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tion. And thus exactly it was' answered by Mr. Nesbit and Rylando.

Another answer, by Mr. Gawthorp. 3* Assume r = y to, and x=7+30; then the three formulæ become ya + 4 yo + $0", y: 470 110, and y: -60; the first is a square, and by equating the second with(y ), we get y = 2; which sub

529 02 stituted for y in the third it become = a square; let v = 4 a, then y = 25 a, x = 29 a, and x = 37 a.,

Exam. When a = 1, y is = 25, x = 29,'and % = 37; if a = 2, y = 50, x = 58, and 2 = 74; &c.

- Very good answers were sent by Messrs. Hine, Jones, Maffett, Wainman (of Armle; Mills), and Winward.

10. Qu. (84) Answered by Mr. J. Whitley, Masbro'.,

Let A B represent the given rod, revolving about the point A, in the vertical plane VP VPN, and B W the string fastened to the rod at B, having the given weight Wat. tached to its lower extremity.

Let G be the centre of gravity of the rod; then, the segments AG, GB, will be given; join GW, and from g, the common centre of gravity of the rod and weight, draw g P parallel to W B, meeting AB in

Put w for the weight of the rod, and, by Art. 37, Marrat's Mechanics, and sim, triangles, we have, W + w:W::GW:Gg:: WB:gP :: GB : GP, and since W, w, WB, and GB, are given, g P, GP, will be given magnitudes; hence A Pis given, and the locus of P is evidently the given circle PVN.. ¿? Draw the vertical diam. VN parallel to g P, or WB, and coniplete the parallelograms Pg EV, and Pg FN; 'then, because V Ň is given in length and position, and VE, N F, are each equal to the given line Pg, the points E, F, are given, and since Eg, gF, are respectively parallel to VP, PN, the angle Eg F is equal to the

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right angle V PN; consequently, the locus of the point g required, is the given circle Eg F E.

Cor. The circles Eg FE, VPNV are equal.

Very nearly as above were the solutions by Messrs. Brooke, Butterworth, Eyres, Gawthorp, Hine, Jones, Kay, Maffett, Nesbit, Rylando, and Winward. .

11. Qu. (85) Answered by Messrs. Eyres, Hine, Maffett,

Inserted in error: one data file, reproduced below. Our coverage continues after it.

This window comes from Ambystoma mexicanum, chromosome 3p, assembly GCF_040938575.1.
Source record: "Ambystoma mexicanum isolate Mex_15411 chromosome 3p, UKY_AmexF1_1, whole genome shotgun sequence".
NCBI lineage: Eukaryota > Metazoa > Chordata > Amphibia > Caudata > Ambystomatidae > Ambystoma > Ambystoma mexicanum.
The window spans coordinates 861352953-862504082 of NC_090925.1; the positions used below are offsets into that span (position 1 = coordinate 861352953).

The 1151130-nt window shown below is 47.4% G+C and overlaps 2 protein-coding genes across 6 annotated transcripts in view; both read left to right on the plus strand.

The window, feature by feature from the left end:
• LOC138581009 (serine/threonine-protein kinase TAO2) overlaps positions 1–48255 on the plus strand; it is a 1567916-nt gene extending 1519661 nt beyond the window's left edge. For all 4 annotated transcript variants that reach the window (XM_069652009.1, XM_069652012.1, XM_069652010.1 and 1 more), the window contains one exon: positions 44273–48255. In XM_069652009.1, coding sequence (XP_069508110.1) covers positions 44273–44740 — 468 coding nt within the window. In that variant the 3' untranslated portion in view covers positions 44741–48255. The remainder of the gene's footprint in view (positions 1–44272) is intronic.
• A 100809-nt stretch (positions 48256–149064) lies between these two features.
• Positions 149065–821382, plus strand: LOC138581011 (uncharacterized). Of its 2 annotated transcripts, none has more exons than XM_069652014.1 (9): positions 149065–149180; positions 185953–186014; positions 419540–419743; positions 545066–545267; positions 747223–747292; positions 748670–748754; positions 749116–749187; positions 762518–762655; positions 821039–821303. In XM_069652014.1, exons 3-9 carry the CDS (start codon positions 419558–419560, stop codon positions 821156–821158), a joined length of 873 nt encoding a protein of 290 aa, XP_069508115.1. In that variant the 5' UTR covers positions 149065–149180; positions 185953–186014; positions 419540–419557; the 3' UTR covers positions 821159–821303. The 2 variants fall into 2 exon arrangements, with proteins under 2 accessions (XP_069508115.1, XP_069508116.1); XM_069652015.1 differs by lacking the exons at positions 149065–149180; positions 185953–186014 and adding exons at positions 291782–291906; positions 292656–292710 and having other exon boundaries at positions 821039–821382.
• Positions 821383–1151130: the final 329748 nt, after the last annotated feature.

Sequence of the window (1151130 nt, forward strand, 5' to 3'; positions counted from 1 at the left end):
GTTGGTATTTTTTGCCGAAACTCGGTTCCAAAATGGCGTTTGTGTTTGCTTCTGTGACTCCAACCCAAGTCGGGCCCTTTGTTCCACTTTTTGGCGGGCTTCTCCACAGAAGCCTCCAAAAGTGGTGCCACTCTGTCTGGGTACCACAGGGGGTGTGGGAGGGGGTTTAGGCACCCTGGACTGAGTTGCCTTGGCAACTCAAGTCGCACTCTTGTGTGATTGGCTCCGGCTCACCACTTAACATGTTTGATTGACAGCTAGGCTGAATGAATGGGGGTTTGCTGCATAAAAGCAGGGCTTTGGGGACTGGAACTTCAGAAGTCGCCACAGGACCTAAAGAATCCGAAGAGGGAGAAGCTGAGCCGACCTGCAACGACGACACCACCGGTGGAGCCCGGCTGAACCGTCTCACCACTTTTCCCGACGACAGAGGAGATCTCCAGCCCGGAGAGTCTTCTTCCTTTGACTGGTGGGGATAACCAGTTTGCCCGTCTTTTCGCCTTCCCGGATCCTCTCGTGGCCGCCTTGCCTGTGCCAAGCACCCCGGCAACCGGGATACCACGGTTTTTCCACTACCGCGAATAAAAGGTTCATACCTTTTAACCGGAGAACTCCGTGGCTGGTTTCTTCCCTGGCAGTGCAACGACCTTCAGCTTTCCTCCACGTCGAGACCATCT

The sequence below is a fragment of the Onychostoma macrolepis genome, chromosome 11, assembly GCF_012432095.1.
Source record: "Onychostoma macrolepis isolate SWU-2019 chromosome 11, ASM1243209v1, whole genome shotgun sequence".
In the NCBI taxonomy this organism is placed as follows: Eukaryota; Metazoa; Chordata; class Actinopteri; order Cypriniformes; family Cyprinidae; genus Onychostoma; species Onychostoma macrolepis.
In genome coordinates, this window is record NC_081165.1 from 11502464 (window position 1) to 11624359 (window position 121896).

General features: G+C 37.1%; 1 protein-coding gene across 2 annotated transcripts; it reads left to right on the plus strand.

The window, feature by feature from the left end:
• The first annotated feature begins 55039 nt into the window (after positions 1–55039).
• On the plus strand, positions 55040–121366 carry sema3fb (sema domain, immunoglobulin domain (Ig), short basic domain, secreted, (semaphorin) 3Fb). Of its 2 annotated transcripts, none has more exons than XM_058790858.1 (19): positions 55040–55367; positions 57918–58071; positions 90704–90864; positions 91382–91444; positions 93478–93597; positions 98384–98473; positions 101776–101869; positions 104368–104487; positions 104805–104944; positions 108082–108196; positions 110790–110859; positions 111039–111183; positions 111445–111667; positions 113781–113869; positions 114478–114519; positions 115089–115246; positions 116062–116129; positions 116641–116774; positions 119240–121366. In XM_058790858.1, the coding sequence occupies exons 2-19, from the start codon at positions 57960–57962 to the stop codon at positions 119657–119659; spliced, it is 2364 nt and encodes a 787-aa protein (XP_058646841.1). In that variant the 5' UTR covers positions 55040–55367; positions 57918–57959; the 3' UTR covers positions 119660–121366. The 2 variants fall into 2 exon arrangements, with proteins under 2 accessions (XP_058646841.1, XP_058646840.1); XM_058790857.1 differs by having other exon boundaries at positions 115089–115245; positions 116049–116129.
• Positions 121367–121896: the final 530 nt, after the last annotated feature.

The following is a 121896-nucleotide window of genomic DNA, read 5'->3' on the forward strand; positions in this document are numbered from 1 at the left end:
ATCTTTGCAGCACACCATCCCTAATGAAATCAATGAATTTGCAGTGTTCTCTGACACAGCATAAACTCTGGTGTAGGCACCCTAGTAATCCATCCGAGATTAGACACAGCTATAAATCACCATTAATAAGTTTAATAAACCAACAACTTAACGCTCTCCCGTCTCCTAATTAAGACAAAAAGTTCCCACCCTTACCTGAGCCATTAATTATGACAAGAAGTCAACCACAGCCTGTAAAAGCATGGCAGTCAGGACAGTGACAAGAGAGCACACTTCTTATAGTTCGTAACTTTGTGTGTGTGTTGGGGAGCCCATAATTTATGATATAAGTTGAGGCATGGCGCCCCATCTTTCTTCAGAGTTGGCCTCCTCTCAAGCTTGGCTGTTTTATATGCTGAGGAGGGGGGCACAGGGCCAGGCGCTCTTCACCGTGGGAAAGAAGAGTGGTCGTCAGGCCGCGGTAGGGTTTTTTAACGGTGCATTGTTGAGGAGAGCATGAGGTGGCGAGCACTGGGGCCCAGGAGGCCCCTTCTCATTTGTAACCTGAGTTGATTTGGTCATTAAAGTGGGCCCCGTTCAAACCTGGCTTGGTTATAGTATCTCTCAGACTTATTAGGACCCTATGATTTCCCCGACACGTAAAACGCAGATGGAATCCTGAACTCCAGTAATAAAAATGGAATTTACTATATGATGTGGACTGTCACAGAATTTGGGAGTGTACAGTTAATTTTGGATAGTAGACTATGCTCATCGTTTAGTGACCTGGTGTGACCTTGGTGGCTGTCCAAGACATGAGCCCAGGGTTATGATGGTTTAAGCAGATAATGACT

and Winward. Put AB = a, AD=x, and DP=y; then, by the property of the circle, A C* = a x, and DC=> (a x - x?) also, by the question, y x ♡ (a I -22). = a, ..

ax . . therefore, j = Vantay is the equa-, tion of the curve.. .

When x = 0, y is = o also, therefore the curve begins at A ; when x= a, then y is infinite; consequently, B X is. an assymptote to the curve. ' in, The fluxion of the area is y*

: x Jar-22) = ax vän); to integrate which put

* = 2, and by taking the fluxions, and substituting the
latter expression is transformed to 2a x
fluent of which by Art. 279, Simpson's Flusions, is

Sa? A found = 20 x 30

-iva-2) = 2a - i vlas—x)}; where A is a'cir. arc. toʻrad. unity, and sine . a rin...

., When x = a this expression becomes a? x 1,5708; therefore 2 x 1,5708 a? is the whole area included between the assymptote and curve. " · Remark. The above curve is a line of the second order, having two equal branches lying on contrary sides of AB.

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Mr. S. Jones finds the quadrature thus.--The fluxion of the area's . 2 a x j . of the area is y = = mm (2a = AB) = 20 x . a = – x

; the fluents of which W(24 x x ) (2 a x—2)? give the area A PD=2a x (arc A C-CD), and when D coincides with B, the whole infinite space A BXP = 2a x semicircle ACB = 1,5708 X A B.

It was answered also by Messrs. Gawthorp, Kay, Nesbit, Rylando, and Whitley. 12. Qu. (86) Answered by Messrs. Hine, Maffet, and

Winward. Complete the semicircle BCF, Y O and draw the lines as per question : Put AB = a, AF = x, and FP sy; then by similar As PF:FA:: DE

ra =FA: EA, that is, y: x::x:

= AE;". EB=a- and F'É=
6+, and by the circle F'E. EB
=ED, that is (a+;)*(0-3).!!
= r, or az ya — sy* = *, and y =

, the equation of the curve..